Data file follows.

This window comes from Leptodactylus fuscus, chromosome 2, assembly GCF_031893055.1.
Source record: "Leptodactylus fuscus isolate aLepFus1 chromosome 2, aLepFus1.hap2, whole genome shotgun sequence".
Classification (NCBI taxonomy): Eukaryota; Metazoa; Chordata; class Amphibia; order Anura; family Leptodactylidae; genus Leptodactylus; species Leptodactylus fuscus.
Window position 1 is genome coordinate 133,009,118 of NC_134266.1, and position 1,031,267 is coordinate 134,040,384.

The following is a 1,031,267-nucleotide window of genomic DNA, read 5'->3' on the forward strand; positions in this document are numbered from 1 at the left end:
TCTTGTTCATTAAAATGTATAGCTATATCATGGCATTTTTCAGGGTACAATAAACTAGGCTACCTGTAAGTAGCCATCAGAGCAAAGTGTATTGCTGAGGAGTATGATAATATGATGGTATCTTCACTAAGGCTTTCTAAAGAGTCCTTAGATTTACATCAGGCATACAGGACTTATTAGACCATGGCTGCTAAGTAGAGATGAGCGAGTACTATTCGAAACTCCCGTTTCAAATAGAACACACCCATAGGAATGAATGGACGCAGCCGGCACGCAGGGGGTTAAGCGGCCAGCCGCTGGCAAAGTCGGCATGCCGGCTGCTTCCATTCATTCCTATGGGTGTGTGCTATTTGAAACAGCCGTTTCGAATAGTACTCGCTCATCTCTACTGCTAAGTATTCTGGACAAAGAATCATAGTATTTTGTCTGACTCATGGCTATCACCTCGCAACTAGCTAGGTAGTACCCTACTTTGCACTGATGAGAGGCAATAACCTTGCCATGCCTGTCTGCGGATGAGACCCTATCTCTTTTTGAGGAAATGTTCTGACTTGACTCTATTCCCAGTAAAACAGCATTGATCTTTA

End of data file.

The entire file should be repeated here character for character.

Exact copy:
This window comes from Leptodactylus fuscus, chromosome 2, assembly GCF_031893055.1.
Source record: "Leptodactylus fuscus isolate aLepFus1 chromosome 2, aLepFus1.hap2, whole genome shotgun sequence".
Classification (NCBI taxonomy): Eukaryota; Metazoa; Chordata; class Amphibia; order Anura; family Leptodactylidae; genus Leptodactylus; species Leptodactylus fuscus.
Window position 1 is genome coordinate 133,009,118 of NC_134266.1, and position 1,031,267 is coordinate 134,040,384.

The following is a 1,031,267-nucleotide window of genomic DNA, read 5'->3' on the forward strand; positions in this document are numbered from 1 at the left end:
TCTTGTTCATTAAAATGTATAGCTATATCATGGCATTTTTCAGGGTACAATAAACTAGGCTACCTGTAAGTAGCCATCAGAGCAAAGTGTATTGCTGAGGAGTATGATAATATGATGGTATCTTCACTAAGGCTTTCTAAAGAGTCCTTAGATTTACATCAGGCATACAGGACTTATTAGACCATGGCTGCTAAGTAGAGATGAGCGAGTACTATTCGAAACTCCCGTTTCAAATAGAACACACCCATAGGAATGAATGGACGCAGCCGGCACGCAGGGGGTTAAGCGGCCAGCCGCTGGCAAAGTCGGCATGCCGGCTGCTTCCATTCATTCCTATGGGTGTGTGCTATTTGAAACAGCCGTTTCGAATAGTACTCGCTCATCTCTACTGCTAAGTATTCTGGACAAAGAATCATAGTATTTTGTCTGACTCATGGCTATCACCTCGCAACTAGCTAGGTAGTACCCTACTTTGCACTGATGAGAGGCAATAACCTTGCCATGCCTGTCTGCGGATGAGACCCTATCTCTTTTTGAGGAAATGTTCTGACTTGACTCTATTCCCAGTAAAACAGCATTGATCTTTA